The Mississippi Department of Marine Resources is struggling to overcome the scandalous perception its former bosses and their acquaintances created in the minds of many.
Newly minted Executive Director Jamie Miller is taking the necessary steps to right the ship by restructuring the agency, implementing tighter controls, insisting on audits, and weeding out questionable employees.
But clouds continues to hover over DMR and it will as long as the public doesn't see any tangible resolution to a matter that could very well reach deep into a number of coastal communities. Any good Miller does will be overshadowed until the light breaks through.
Saying there was a "culture of corruption" may be an understatement if the coffee talk rumors are proven true. In any coast community you can hear speculation on DMR's drama along with whispers of who may be involved, from businessmen to former or current elected officials at every level. To hear some talk there may be as many as 30 indictments, or more, on the way; of course, that's rumor.
The public expects the fallout to be quite robust given the well known relationships of the downstream players involved, and whether it is or not, the public appetite for a thorough house cleaning is likely to be left wanting.
State Auditor Stacey Pickering and his staff have been diligently working with federal investigators to pinpoint the exact nature of what transpired at DMR during former Executive Director Bill Walker's tenure, scrutinizing transactions in an attempt to identify who was involved if indeed the perceived wrongdoing occurred in the state agency.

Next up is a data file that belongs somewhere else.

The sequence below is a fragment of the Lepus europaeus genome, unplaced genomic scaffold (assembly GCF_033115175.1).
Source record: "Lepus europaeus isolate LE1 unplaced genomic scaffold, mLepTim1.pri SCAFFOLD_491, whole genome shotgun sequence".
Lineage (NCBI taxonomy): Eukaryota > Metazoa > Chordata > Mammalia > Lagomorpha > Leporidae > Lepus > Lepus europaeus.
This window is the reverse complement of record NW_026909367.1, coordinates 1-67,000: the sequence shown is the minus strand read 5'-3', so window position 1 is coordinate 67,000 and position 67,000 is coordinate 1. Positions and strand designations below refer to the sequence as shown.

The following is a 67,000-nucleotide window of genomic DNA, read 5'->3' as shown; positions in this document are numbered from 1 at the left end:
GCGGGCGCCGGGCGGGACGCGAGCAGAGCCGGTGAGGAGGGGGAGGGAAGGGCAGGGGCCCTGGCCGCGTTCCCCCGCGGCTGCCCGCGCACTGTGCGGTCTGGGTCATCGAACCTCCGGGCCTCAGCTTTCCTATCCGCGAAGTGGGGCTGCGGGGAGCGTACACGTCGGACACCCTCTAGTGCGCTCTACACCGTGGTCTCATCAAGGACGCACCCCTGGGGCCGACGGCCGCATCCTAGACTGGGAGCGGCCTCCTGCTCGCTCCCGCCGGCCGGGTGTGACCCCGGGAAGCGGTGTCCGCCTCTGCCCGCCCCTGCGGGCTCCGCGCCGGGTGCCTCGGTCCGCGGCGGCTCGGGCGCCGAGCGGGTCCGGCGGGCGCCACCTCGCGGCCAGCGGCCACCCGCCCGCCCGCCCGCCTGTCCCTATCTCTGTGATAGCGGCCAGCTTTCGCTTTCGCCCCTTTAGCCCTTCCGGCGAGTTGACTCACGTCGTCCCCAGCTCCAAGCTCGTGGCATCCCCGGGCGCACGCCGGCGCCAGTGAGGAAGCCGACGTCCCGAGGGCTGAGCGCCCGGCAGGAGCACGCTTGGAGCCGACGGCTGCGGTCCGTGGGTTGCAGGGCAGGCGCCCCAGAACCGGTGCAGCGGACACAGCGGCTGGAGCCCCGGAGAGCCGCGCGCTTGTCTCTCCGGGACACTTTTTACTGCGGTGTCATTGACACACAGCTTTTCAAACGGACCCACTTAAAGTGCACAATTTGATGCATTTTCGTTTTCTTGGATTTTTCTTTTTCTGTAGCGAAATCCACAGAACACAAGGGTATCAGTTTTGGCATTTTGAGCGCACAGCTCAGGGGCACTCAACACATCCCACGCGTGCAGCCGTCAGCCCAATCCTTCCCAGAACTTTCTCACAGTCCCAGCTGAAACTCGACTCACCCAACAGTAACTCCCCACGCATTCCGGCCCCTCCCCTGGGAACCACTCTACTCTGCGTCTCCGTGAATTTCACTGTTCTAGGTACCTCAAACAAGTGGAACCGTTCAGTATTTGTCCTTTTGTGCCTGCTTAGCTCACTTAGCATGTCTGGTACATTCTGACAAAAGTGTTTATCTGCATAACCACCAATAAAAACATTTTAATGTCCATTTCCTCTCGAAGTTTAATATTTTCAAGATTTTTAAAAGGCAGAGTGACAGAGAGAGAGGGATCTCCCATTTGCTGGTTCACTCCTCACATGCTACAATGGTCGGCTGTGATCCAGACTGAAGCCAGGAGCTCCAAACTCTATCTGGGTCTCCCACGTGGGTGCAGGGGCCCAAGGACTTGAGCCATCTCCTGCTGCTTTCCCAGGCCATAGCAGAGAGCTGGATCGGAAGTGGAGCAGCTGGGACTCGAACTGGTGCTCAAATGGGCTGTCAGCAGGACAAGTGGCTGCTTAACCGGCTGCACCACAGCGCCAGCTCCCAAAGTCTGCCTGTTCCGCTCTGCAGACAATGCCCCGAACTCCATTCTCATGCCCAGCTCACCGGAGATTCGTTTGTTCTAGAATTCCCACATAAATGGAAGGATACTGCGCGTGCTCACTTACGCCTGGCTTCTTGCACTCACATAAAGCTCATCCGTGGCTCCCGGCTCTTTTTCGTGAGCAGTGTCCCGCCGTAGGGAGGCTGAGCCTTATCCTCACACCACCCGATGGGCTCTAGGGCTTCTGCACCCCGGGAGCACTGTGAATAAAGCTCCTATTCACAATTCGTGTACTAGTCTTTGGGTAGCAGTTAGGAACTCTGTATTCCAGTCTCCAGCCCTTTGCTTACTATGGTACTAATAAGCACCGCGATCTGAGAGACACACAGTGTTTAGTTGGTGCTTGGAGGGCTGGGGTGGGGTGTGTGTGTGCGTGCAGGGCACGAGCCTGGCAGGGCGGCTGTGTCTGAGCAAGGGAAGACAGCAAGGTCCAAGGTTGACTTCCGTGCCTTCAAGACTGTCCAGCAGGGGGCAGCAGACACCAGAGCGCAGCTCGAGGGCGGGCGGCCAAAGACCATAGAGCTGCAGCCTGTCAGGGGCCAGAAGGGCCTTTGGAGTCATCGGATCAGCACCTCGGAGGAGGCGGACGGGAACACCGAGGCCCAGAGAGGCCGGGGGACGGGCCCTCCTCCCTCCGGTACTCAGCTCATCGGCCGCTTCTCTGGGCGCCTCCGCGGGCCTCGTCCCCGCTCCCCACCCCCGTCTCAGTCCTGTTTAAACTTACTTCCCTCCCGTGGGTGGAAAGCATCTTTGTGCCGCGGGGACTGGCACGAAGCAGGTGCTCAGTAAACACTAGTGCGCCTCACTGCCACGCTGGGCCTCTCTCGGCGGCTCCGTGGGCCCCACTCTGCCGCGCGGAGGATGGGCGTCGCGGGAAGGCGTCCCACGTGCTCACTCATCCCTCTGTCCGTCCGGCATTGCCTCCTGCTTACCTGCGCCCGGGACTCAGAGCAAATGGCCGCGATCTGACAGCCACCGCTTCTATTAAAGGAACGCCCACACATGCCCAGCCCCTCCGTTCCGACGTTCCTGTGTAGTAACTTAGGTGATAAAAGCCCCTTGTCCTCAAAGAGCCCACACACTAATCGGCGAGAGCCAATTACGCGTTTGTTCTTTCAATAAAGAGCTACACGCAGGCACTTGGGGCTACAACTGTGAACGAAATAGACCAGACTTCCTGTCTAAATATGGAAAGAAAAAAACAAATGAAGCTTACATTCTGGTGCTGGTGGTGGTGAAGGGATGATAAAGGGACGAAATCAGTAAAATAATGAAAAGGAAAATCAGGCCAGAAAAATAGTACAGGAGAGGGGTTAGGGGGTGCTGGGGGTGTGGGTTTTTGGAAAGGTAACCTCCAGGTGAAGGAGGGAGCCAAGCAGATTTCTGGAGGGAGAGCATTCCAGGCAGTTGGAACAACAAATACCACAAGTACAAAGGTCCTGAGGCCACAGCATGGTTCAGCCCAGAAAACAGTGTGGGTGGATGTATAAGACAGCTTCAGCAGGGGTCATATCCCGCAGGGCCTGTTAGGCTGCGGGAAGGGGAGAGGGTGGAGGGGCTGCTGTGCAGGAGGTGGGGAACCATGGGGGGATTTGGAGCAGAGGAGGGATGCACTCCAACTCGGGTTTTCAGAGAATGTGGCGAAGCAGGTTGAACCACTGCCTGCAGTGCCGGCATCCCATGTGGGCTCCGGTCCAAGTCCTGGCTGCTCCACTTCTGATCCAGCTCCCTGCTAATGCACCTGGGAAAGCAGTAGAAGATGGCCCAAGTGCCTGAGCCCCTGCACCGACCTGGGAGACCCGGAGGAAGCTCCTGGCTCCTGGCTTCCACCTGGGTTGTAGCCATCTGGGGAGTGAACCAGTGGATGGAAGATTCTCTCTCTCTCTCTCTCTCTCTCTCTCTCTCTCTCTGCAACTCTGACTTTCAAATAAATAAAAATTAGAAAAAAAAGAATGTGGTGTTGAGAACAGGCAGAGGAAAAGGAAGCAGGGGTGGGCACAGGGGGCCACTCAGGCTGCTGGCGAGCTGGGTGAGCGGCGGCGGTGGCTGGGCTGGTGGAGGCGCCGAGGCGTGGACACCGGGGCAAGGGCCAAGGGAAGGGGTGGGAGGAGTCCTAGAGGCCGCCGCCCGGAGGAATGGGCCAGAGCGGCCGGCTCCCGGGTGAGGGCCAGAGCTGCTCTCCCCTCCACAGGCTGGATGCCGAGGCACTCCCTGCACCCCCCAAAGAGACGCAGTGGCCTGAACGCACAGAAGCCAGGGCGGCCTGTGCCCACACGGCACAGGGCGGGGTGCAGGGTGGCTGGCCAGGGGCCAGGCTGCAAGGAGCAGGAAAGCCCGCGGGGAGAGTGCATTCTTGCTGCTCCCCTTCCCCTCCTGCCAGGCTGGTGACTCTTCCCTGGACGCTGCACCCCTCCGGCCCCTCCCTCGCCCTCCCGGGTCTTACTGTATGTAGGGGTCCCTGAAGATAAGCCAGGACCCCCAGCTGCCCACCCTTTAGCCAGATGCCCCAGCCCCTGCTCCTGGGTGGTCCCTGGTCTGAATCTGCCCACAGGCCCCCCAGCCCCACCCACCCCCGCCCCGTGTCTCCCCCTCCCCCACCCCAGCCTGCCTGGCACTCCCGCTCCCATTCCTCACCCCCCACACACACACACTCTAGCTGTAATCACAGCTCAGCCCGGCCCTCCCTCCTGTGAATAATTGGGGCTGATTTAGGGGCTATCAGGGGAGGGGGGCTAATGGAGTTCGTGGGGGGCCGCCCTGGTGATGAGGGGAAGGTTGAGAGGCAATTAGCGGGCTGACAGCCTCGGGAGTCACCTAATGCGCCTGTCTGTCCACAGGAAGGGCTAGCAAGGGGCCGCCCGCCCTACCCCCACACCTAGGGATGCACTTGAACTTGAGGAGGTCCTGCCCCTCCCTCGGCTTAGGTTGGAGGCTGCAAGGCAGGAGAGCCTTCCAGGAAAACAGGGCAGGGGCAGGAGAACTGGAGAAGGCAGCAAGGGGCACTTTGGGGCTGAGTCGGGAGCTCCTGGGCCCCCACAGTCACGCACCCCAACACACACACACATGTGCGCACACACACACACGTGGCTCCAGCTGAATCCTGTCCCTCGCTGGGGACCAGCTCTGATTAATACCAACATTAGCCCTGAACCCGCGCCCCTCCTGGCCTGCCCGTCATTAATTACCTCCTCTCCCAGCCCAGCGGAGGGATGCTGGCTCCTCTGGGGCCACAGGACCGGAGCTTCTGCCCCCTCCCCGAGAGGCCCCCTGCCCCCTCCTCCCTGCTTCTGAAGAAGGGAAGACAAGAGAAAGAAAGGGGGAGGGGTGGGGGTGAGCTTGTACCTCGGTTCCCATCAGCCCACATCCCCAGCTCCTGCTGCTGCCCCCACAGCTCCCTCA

Such investigations take considerable time to connect the dots and it has drug on for months since the initial allegations were made public. People are ready for a resolution.
It would be advantageous for Pickering, Miller, DMR and a number of others along the coast (city and county officials, business people, consultants, etc.) to have a little sunshine begin to creep out over the horizon. The longer this lingers the worse it is for the public trust. The perception is that nothing is happening and the assumption is that most will find a way to wiggle off the hook. The public wants and deserves answers soon.
For the passive voter who sees a scandal in the headlines, it's sometimes hard to keep the good guys and the bad guys straight. We began to see this when Pickering held a fundraiser in Ocean Springs this week. A handful of protesters made their way across the street from the private home where the event was being held. The home was owned by a consultant that had recently been contracted with DMR under Miller, a company not associated with the former DMR regime. But, as if that wasn't enough fuel for the fire, the fundraiser just happened to be next door to Walker's son's home, which was awkward to say the least.
The longer the clouds linger the rumors grow like bad fish stories, conspiracy theories pop up and find attentive ears, and otherwise unrelated people become easy targets for public scrutiny.
Ideally, the people who did wrong in the DMR scandal will man up and cooperate fully with the investigation, putting this out in the open and behind us all.
And though there is some political risk involved in the DMR scandal (even in simply prosecuting it or trying to resolve it), good work is being done and hopefully voters can continue to see through the smoke to tell the good guys from the bad.
Posted August 9, 2013 - 2:43 pm